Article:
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Jupiter lists achievements, goals in inaugural sustainability report

Manganese nodules

Photo by Bloomberg

15th April 2024

By: Marleny Arnoldi

Deputy Editor Online

     

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ASX-listed Jupiter Mines lists in its inaugural sustainability report, published on April 15, key areas for emission reduction such as optimising fuel use, exploring regenerative braking systems in its truck fleet and implementing other energy-saving solutions.

While this is Jupiter’s first sustainability report, a consistent focus on environmental, social and governance (ESG) performance has characterised the company’s activities, business relationships and operations since its inception, the company states.

The report provides an overview of ESG performance at the Tshipi manganese mine, in South Africa’s Northern Cape province.

The mine’s operating company, Tshipi é Ntle Manganese Mining, is 49.9%-owned by Jupiter and 50.1% by Ntsimbintle Mining.

Some of Jupiter’s initiatives in the past year have included an expansion of a stormwater dam near the Tshipi mine to enhance the capture and use of rainwater, to reduce reliance on fresh potable water. This also aids the mine’s dust suppression efforts.

The stormwater dam’s catchment capacity was increased from 39 000 m3 to 91 000 m3, which bolsters the mine’s capacity to capture water during the rainy season and prepare for flood events.

The company achieved a substantial 54% reduction in potable water use in the 2023 financial year ended June 30, 2023, compared with the prior year.

The Tshipi mine also managed to successfully repurpose 75 m3 of 117 m3 polluted soil generated in the year, which has been used in the construction of road berms and walkways.

The mine has, overall, saved 12% of polluted soil being sent to landfills since the 2019 financial year, contributing to its ultimate goal of zero waste to landfill.

On the dust front, Tshipi will formalise and implement a comprehensive downstream dust fallout monitoring and management policy this year, which will include the establishment of a rigorous audit function to ensure continued improvement and compliance with environmental standards.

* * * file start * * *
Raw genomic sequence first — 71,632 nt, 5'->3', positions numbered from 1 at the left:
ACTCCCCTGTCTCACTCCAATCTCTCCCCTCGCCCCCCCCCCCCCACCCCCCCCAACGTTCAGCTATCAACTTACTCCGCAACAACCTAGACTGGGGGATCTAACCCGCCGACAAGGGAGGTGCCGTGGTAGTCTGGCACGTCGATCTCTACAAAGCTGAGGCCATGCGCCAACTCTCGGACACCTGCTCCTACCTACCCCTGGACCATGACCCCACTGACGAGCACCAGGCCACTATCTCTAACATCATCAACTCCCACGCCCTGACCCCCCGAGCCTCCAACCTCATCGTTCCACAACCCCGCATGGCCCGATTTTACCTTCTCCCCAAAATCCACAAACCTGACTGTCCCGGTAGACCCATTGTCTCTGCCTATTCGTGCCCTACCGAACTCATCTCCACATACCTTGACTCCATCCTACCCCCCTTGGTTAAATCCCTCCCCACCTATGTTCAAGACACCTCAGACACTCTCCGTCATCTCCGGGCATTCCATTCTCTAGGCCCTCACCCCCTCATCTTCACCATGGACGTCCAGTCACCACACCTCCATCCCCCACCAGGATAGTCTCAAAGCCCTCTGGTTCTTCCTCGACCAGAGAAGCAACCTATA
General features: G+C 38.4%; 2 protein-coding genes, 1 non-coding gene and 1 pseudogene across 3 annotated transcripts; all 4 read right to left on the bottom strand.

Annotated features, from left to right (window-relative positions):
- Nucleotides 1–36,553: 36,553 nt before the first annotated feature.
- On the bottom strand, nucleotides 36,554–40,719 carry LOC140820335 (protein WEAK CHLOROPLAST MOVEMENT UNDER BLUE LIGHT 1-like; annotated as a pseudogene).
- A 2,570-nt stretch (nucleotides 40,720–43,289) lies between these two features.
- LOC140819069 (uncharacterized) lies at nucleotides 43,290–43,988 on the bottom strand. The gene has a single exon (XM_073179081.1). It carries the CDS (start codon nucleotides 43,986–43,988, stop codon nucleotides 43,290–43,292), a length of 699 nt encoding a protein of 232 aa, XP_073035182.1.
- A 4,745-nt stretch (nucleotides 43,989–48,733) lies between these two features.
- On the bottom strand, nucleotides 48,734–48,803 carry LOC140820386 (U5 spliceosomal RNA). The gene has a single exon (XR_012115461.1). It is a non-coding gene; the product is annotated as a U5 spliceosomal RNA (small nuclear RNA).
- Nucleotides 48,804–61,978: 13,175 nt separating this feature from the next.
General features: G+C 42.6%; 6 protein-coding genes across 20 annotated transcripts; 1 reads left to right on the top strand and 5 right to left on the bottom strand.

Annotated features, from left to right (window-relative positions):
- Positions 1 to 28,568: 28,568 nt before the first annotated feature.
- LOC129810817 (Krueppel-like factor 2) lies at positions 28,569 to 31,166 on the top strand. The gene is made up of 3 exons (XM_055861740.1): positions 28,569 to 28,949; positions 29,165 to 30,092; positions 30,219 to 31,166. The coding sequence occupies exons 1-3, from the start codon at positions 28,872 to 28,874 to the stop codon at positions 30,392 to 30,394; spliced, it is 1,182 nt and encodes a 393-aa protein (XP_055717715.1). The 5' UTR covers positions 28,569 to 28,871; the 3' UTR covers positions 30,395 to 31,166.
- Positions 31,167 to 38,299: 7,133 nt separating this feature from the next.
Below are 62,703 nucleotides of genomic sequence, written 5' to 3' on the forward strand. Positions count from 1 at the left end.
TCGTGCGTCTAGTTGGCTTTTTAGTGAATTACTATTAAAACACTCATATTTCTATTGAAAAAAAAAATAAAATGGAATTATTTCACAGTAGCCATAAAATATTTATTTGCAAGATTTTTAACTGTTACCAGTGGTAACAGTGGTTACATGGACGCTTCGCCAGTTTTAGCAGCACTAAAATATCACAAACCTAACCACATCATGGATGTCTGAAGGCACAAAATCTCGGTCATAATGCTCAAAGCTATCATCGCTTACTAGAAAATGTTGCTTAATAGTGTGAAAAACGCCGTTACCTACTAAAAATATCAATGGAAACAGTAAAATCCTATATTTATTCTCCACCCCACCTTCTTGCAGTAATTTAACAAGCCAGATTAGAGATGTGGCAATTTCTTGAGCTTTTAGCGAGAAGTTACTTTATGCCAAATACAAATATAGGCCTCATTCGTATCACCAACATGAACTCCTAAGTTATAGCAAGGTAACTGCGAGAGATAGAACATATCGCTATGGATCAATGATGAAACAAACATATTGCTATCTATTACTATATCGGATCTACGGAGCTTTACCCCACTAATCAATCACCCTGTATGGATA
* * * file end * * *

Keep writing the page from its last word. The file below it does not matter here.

Tshipi will also conduct a greenhouse-gas assessment, to guide the mine’s reduction in Scope 1, 2 and 3 emissions.

On the social front, Jupiter MD and CEO Brad Rogers highlights that the company has achieved 46% female participation at management level at Tshipi, as well as invested R10-million into socioeconomic projects and corporate social initiatives in South Africa.

The company also granted seven fully covered tertiary scholarships to South African students in the 2023 financial year.

The Tshipi workforce currently comprises 70% local community members.

Jupiter aims to have 25% female representation on the Tshipi workforce and to continue prioritising local supplier preference.

Jupiter aims to be the largest manganese-producing company globally by 2028, while sustaining and improving ESG, shareholder and customer return outcomes.

The company is in the process of installing solar power at Tshipi, as well as developing an Electric Vehicle Battery Market entry strategy, which will explore the potential to supply battery-grade manganese to the electric vehicle market and contribute to the decarbonisation of passenger transport globally.

"Investments in ESG are not just ethical choices; they are strategic decisions that strengthen our business model, enhance our market position, and ensure the long-term resilience of our company. We have a clear plan to drive our ESG performance forward with transparency and accountability, and I am delighted to share the great work that is already occurring at Tshipi,” Rogers concludes.

Edited by Chanel de Bruyn
Creamer Media Senior Deputy Editor Online

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